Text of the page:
Graves Creek (at trailhead) — This is the ideal campsite to stay at if you’re looking to car camp before or after your trip, no water is supplied though, so you’ll need to pack in or filter your own. Pony Bridge (2.5 miles from trailhead) — This is the closest backcountry campsite to the trailhead, it is not immensely popular, though, but is located near a nice bridge that crosses the river.

O’ Neil Creek (6.7 miles from trailhead) — Potentially the most popular campsite on the trail, this campsite marks the halfway point to the valley, so it is an excellent stopping point if you’re backpacking for two nights. There is a privy and food storage area on-site.

Pyrites Creek (9.6 miles from trailhead) — Also a popular campsite closer to the valley, it’s a good stopping point as an alternative to O’Neil.

Enchanted Valley (13 miles from trailhead) — Great spot to camp, and probably the most scenic one! There’s not one but two privies here, but we’ve noticed that the campsites are not as secluded as the other ones, since there’s fewer trees here. Still, it’s possible to find a campsite closer to the sides of the valley if you want more quiet.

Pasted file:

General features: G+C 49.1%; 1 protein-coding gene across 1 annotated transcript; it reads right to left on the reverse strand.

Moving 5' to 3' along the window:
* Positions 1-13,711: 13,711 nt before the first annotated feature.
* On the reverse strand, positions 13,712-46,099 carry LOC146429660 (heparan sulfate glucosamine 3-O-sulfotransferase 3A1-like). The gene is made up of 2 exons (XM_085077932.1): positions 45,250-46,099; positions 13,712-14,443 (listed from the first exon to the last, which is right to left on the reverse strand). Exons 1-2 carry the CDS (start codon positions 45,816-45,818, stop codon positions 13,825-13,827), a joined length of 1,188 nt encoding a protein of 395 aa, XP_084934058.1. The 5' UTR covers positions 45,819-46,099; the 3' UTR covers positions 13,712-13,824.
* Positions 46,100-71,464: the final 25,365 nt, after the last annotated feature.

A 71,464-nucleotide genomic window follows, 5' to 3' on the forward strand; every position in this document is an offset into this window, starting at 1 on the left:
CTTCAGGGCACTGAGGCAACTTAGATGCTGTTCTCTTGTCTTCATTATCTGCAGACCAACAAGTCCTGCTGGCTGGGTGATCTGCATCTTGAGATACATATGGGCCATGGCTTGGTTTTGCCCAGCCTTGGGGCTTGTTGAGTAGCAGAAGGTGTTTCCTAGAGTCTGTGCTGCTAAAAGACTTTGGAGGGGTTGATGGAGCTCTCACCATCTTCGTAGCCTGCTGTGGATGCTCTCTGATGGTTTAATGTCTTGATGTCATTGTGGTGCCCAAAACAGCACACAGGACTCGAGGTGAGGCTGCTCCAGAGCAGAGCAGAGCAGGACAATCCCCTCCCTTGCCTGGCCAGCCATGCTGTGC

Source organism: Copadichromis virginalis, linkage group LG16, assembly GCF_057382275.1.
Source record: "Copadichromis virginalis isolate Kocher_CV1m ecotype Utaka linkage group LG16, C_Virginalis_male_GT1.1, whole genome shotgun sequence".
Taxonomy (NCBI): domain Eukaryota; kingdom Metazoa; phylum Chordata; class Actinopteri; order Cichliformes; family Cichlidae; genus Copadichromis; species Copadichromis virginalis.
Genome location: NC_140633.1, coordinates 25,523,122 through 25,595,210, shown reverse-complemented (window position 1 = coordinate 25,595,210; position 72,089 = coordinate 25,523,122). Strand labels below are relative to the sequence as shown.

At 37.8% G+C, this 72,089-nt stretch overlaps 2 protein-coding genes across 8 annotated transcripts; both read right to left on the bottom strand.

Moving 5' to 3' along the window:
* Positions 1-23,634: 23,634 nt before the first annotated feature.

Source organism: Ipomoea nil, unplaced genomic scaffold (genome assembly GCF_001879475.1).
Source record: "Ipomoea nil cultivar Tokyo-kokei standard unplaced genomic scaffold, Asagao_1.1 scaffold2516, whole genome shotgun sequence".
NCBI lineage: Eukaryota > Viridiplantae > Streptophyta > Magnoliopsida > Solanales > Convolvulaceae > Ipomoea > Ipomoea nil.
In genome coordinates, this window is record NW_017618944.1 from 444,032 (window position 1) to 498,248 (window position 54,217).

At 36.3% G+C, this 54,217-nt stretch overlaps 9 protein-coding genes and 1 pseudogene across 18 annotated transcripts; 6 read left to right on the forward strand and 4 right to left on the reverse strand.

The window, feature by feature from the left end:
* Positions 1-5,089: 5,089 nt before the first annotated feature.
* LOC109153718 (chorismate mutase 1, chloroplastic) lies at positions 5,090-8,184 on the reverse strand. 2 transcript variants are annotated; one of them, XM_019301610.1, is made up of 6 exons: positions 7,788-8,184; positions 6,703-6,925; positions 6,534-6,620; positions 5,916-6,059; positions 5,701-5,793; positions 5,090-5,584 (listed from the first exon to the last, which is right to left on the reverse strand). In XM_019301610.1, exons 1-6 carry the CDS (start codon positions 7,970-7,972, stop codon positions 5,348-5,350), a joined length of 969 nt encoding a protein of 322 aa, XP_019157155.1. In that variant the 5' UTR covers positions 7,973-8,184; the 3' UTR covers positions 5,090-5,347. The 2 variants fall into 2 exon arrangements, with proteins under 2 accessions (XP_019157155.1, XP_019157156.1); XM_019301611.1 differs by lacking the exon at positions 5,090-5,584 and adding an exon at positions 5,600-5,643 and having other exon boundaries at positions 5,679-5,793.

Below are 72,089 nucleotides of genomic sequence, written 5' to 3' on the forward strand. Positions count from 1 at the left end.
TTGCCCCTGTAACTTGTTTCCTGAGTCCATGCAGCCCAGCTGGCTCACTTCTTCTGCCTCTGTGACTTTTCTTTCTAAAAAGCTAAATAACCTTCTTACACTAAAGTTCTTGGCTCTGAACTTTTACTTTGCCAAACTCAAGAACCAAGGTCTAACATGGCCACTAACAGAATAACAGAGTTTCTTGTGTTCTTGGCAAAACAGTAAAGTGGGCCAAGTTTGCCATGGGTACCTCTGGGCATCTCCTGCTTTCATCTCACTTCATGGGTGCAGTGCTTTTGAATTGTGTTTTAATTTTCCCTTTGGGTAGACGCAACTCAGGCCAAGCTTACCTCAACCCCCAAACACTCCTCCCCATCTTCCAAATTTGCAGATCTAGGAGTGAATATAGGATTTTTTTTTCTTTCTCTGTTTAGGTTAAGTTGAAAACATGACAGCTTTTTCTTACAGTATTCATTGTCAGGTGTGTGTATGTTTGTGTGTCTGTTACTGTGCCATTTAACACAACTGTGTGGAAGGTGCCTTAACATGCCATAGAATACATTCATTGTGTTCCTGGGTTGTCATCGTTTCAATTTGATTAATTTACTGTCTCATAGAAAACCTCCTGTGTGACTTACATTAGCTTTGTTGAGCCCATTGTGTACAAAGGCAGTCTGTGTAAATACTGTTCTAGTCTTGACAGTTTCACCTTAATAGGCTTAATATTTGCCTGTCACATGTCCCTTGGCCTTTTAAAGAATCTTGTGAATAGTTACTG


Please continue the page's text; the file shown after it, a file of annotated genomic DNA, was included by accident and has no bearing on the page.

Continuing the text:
Honeymoon Meadows and Camp Siberia (6 miles beyond Enchanted Valley) — The great beyond. From these campsites you can make your way to other areas in the National Park, and maybe even make this a thru-hike if you go all the way to Dosewallops.

Additionally there is a number of established (but unmarked) campsites along the river shore. I am unsure if those need to be reserved as well, so it is a good idea to call the ranger station for details.

Unfortunately, it seems like we’re not the only fans of the river as our campsite (O’Neil Creek) was completely packed the second night and we had to seek out an alternative (unmarked) campsite a mile away, so be prepared for crowds on weekends.